• PA goes A
• PB goes B A'
• PN goes B'
###### Example

Let's consider [R', F]. The intersection N is the front-right column (containing the front-right-top corner, the front-right-bottom corner and the front-right edge).

HB = ((NB) \ N) B' = ((NF) \ N) F' which is the set of locations containing the front-right edge and the front-right-bottom corner.

So PA are front-right-top corner and top-right edge.

HA = ((NA) \ N) A' = ((NR') \ N) R

So PN are front-right edge and front-right-bottom corner.

HA' = ((NA') \ N) A = ((NR) \ N) R' which is the set of locations containing the front-right-top corner and the front-right edge.

PB are pieces at HA'B, i.e. front-top edge and front-top-left corner.

So the safe part of [R', F] is similar to a 3-cycle pairs, but is clearly not a 3-cycle of pairs.

• PA goes R', thus replacing PN
• PN goes F, thus replaces a part of PA and a part of PB
• PB goes FR, thus replacing a part of PA and the top-right-back corner (the quirk part Q)
• the top-right-back corner is affected by all moves, R'FRF' = [R': F] F' equivalent to UF', or R'FRF' = R' [F: R] equivalent to R'U, thus going to the top-front-right position, replacing a part of PB

The quirkiness is that the locations of those pairs overlap, and that an extra location is used, the top-right-back corner. Pieces that are initially in this location are moved according a special scheme (see below).

In this example, the top-right-back corner goes to the top-front-right position, thus being separated from the edges around it.

##### Quirk and conjugated part

Some pieces are outside of the pseudo 3-cycle and never hidden. Let's call their starting location the quirk part Q.

Q = (HA' \ HB) A'

Those pieces PQ are never hidden, thus being affected by all moves of the commutator:

• PQ goes A B A' B'

Some pieces are outside of the pseudo 3-cycle, but are hidden by A or B at some point. So they are conjugated. Let's call them PC and their starting location C.

C = (J union K) \ (HA union HBA' union HA'B union Q)

In the overlap case, either Q or C is non empty, so there are at least 4 sets of pieces: PA, PB, PN and PQ or PC.

In complex cases, there may be five sets with both PQ and PC.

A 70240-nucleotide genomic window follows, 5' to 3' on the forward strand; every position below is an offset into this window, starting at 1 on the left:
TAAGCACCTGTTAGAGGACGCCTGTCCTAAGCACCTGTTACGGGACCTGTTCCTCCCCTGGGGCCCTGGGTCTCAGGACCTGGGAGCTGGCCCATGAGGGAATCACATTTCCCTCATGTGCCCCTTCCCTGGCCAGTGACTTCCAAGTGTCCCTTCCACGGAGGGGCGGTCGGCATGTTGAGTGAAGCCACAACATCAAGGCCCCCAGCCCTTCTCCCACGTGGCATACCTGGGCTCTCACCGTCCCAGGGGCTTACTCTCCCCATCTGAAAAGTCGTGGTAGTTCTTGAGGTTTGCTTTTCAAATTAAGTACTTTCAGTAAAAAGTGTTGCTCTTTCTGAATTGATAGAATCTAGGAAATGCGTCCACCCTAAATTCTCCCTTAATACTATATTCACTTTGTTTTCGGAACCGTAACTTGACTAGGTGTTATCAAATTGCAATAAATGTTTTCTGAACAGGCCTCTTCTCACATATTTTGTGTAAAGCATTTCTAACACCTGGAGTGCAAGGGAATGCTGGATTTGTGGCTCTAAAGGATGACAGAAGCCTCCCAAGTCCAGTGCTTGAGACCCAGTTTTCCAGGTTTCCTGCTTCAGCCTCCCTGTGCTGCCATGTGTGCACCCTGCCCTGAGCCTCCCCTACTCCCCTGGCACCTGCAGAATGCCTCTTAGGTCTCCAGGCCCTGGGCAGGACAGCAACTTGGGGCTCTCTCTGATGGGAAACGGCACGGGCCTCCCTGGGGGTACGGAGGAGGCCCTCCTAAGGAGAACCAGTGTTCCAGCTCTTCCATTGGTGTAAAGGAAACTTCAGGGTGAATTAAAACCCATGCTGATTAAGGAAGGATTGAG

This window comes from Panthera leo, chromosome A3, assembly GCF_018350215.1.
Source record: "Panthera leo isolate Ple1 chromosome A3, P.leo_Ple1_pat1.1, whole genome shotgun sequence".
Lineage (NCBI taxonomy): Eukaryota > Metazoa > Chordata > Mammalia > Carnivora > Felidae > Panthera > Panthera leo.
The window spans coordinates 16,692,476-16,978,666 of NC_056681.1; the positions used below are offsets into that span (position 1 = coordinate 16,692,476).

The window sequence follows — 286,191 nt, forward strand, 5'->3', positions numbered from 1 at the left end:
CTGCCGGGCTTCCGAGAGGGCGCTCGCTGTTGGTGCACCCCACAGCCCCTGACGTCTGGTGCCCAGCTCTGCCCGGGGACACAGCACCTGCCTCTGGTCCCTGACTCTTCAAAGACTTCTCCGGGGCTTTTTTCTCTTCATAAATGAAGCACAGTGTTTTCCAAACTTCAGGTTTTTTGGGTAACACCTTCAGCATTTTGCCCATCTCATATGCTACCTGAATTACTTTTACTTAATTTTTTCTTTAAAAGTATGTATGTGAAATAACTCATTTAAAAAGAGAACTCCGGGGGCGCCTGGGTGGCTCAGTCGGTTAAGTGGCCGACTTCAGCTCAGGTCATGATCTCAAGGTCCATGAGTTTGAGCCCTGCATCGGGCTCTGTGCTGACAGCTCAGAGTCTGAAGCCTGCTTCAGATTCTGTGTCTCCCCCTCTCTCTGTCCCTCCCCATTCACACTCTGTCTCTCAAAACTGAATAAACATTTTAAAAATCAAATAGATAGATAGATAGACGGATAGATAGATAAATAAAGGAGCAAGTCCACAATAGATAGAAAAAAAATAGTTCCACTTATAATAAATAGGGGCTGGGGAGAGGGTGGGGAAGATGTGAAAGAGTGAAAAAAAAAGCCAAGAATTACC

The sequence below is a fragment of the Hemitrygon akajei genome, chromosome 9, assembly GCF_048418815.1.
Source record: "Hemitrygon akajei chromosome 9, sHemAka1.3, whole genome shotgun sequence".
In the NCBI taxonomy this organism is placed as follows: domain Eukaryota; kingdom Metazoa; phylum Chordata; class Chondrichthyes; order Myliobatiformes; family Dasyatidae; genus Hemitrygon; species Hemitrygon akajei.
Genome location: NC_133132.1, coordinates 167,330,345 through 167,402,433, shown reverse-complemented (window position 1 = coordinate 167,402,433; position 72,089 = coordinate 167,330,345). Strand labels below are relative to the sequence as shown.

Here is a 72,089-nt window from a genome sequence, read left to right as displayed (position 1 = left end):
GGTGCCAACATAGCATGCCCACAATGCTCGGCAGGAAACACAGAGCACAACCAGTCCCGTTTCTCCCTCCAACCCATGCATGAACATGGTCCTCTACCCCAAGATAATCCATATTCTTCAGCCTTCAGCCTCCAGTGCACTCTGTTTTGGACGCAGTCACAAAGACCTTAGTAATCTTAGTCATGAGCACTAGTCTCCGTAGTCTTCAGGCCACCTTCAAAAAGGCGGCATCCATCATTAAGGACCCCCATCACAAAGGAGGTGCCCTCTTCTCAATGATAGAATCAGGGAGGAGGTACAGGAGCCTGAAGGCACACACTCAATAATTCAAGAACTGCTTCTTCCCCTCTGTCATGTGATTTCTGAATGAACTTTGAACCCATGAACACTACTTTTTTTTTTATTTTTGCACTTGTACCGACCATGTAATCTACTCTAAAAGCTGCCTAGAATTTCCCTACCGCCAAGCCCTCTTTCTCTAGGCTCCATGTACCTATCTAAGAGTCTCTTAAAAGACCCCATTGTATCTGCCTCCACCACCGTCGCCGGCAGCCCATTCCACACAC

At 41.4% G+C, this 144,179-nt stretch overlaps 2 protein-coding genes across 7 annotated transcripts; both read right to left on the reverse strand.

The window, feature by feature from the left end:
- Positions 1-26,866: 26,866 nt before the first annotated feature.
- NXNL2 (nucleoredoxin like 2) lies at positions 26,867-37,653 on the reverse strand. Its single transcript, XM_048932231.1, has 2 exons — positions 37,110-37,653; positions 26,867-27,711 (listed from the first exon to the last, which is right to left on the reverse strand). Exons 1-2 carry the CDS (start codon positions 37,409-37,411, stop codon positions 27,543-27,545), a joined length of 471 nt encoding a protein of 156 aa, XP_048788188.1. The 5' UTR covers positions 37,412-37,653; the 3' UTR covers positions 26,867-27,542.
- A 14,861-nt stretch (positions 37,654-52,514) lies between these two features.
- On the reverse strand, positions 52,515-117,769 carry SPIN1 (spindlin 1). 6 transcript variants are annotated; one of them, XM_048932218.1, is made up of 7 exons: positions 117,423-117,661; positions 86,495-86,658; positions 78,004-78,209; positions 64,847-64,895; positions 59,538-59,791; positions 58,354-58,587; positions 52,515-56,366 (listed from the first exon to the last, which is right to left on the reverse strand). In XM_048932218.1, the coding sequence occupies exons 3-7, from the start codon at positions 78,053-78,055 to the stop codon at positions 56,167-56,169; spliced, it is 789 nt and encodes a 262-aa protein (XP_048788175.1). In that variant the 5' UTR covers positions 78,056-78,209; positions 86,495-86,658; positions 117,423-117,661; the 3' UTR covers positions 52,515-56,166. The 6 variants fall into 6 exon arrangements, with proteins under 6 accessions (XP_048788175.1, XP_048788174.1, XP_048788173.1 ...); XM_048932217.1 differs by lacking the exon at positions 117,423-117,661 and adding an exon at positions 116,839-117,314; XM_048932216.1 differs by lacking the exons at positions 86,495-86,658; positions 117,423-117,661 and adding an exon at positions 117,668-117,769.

The quirk part and the conjugated part are used as final locations for pieces that go outside of the pseudo 3-cycle.

###### Example

Let's consider [R', F']

HA is the front-right edge and the front-right-bottom corner. So PN is the set of pieces at these locations.

HB is the front-right edge and the front-right-top corner. So PA is the top-right edge and the top-right-back corner.

HA' is the front-right edge and the front-right-top corner. So PB is the front-bottom edge only.

The quirk part is : Q = (HA' \ HB) A' = empty

The conjugated part is :

C = (J union K) \ (HA union HBA' union HA'B union Q) = front-right-top corner and front-bottom-left corner

The front-right-top is affected by R'F'R so it is equivalent to x'F'x which is U'.

The front-bottom-left is affected by F'RF so it is equivalent to z'Rz whichi is D.

So this move does :

• PN, i.e. front-right edge and front-right-bottom corner, goes F
• PA, i.e. top-right edge and top-right-back corner, goes R'
• PB, i.e. front-bottom edge, goes F'R
• the front-right-top corner goes U'
• the front-bottom-left goes D

## General case

Pieces can be affected by one, two, three of four elements of the sequence A B A' B'. The gives use the different sets of pieces. For each element of the sequence, there are two possibilities, either a piece is affected by this element, or it is not. So there is a maximum of 24 = 16 sets.

If a piece is not affected by any element, it means that it is completely outside of the commutator.

### Pieces affected by one element only

If a piece is affected by A only, then it is not affected by B and then it is necessarily affected by A', so it is impossible. Same thing for B. If a piece is affected by A' only, it means that it was not affected by B before that, so that it was affected by A. Impossible again. If a piece is affected by B' only, it means that it was not affected by A' before that, so that it was affected by B. Impossible again.